Drop charges against protesters of cop killing of Elijah McClain

By Brian Williams
October 5, 2020

Prosecutors filed felony charges Sept. 17 against six individuals who have been involved in organizing protests in Aurora, Colorado, against the cops’ killing of Elijah McClain over a year ago. Four are members of the Party for Socialism and Liberation, and one is a member of a group called Frontline Party for Revolutionary Action.

Charges range from attempt to commit first-degree kidnapping, to conspiracy to commit theft, and inciting to riot. The six protesters face a total of 33 felony counts and 34 misdemeanor charges. If convicted, each faces years in prison.

Threat to political rights

While focused on some provocative actions taken by leaders of these groups, these frame-up charges by county prosecutors pose a threat to the working class and to political rights. Conspiracy charges in particular have been a favorite tool for the cops and prosecutors to frame people up.

The Militant joins in calling for all the charges to be dropped.

Elijah McClain was walking home from a convenience store in Aurora last August, when three cops stopped him after they said they received a complaint about a young Black man who was acting “suspicious.”

The cops put him in a chokehold, ignoring his plea that “I just can’t breathe.” Even though he was restrained, they had him injected with ketamine, a powerful sedative, at a dose high enough to put down a 220-pound person. McClain weighed 140 pounds. He suffered cardiac arrest on the way to a hospital.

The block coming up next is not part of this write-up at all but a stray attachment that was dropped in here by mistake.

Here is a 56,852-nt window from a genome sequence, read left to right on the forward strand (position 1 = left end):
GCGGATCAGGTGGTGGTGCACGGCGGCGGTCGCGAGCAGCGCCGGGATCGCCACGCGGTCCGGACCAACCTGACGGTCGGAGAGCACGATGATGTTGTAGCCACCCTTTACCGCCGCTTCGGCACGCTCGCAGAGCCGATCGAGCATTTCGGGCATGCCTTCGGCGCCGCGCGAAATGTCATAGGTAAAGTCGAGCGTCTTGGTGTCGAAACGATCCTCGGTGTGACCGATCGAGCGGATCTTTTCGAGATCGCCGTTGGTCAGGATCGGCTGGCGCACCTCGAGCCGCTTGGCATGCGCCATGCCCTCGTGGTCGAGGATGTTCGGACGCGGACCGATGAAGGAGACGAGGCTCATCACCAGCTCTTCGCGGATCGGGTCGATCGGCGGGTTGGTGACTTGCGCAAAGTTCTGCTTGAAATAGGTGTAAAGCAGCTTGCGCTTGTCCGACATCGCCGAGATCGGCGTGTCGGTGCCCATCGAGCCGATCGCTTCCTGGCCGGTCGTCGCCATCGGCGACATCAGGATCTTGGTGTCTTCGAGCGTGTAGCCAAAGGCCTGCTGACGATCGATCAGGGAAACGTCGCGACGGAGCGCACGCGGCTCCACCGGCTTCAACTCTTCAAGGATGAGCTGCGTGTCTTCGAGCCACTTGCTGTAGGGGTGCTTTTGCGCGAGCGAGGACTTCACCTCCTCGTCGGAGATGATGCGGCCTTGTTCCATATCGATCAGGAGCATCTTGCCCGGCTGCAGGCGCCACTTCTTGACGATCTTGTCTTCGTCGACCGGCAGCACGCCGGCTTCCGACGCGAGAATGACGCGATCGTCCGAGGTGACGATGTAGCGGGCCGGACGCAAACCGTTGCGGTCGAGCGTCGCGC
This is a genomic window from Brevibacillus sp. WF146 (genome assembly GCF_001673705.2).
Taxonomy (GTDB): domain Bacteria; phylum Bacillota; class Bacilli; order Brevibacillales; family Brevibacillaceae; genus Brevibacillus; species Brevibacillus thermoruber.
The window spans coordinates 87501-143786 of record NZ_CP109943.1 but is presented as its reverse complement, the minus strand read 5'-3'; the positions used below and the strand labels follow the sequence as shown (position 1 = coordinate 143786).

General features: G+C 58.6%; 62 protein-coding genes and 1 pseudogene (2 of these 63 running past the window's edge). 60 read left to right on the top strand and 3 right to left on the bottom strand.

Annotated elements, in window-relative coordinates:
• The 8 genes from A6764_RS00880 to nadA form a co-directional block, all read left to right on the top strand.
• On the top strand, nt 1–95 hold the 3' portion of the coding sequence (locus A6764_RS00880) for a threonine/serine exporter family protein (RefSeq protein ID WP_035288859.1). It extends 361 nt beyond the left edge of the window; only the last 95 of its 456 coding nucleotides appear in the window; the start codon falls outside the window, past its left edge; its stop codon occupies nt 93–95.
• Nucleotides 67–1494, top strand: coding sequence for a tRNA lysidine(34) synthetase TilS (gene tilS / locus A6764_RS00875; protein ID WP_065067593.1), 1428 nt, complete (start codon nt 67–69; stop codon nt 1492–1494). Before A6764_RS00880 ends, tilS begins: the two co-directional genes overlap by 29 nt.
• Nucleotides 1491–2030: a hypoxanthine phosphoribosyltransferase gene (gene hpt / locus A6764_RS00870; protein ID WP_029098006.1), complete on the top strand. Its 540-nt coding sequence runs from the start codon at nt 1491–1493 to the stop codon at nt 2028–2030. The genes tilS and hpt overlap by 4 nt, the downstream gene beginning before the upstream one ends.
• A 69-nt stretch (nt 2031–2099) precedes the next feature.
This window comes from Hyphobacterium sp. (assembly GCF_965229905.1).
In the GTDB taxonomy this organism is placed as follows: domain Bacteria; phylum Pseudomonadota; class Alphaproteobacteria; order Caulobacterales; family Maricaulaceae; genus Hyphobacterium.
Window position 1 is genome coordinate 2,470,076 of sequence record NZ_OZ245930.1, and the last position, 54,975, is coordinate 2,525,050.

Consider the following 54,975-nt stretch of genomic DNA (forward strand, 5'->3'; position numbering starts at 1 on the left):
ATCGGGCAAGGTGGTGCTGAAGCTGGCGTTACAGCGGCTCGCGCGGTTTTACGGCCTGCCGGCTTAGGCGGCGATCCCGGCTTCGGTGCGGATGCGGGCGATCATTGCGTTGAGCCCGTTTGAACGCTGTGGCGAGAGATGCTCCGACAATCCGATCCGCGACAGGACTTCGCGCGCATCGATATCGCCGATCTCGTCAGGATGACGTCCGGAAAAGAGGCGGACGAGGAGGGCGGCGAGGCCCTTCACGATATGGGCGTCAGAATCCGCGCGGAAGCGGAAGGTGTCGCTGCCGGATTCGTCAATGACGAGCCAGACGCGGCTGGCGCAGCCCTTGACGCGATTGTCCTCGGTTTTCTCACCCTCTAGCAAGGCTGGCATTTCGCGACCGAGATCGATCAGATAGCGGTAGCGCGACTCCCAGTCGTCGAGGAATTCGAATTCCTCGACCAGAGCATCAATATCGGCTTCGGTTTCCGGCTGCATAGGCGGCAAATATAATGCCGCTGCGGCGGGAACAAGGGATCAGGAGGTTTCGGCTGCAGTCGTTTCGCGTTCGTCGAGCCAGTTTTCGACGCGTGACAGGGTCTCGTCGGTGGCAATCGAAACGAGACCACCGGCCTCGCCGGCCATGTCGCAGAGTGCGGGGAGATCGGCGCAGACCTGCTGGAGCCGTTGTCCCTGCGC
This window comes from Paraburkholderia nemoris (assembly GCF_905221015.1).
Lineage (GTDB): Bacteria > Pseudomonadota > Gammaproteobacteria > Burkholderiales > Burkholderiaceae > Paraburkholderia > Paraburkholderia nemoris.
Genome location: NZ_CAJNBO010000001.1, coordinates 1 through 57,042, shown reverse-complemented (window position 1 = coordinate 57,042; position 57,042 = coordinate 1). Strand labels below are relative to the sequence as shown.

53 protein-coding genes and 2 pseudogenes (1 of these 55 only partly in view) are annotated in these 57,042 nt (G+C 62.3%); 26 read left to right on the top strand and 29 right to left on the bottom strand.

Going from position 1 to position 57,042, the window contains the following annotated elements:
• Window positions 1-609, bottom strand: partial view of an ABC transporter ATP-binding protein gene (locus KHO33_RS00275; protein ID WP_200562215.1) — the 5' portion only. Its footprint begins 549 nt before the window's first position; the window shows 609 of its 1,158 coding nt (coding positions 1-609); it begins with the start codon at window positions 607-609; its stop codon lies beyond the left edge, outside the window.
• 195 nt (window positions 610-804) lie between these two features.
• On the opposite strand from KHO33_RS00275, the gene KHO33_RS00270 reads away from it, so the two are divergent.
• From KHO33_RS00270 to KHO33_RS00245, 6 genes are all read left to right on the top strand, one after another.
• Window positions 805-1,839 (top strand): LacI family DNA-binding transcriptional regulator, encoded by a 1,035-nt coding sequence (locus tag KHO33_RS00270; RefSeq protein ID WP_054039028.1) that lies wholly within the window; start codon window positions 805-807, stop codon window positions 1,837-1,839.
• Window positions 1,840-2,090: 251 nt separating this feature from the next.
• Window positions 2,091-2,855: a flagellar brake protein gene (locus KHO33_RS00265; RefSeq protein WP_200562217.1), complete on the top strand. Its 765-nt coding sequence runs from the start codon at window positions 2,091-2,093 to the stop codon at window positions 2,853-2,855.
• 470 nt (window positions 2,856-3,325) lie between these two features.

The killing was promptly swept under the rug, with District Attorney Dave Young announcing that no criminal charges would be filed. But in the wake of the explosion of protests across the country after cops killed George Floyd in Minneapolis May 25, demonstrations calling for prosecuting the cops who killed McClain began in Aurora, Denver and around the country.

A June 27 protest involved thousands, including violinists who came from other states to play to honor McClain, who used to play his violin to soothe the animals at local shelters. The police used pepper spray and batons to break up the gathering.

Young is one of the prosecutors bringing the charges against the six protesters. In the indictment, two of the Party for Socialism and Liberation leaders at this action are accused of ripping a sign away from a counterprotester in the area and then shoving the person backward.

Blockade ‘kidnapped’ cops

Charges of kidnapping and inciting a riot were also filed in relation to a protest organized July 3. It was publicized as a march that would go from the area where McClain was detained to the Aurora Municipal Center several miles away. But Party for Socialism and Liberation organizers had something else in mind. They led hundreds of protesters in an unannounced march to the Aurora Police Department’s District One precinct station, which was then surrounded and blockaded for a number of hours while 19 officers were inside.

The prosecutors claim the blockade “kidnapped” the cops by saying they couldn’t leave.

Those accused have used ultra-left language, calling the cops “lying pigs” and saying they wouldn’t allow the “pigs that are inside the building” to leave. They admit there was destruction at some of the actions they called, but say they weren’t responsible because they had left before it happened.

But none of this can justify the draconian prosecution — and threatened years in jail — being pursued by the authorities. They are attacking the right to protest and seeking to turn attention away from their efforts to cover up the police killing of Elijah McClain.

More than 1,000 people gathered at the Capitol in Denver Sept. 19 to oppose the charges against the Party for Socialism and Liberation and the Frontline Party for Revolutionary Action leaders. The demonstrators made a stop in front of the Denver Detention Facility where three of those arrested are detained.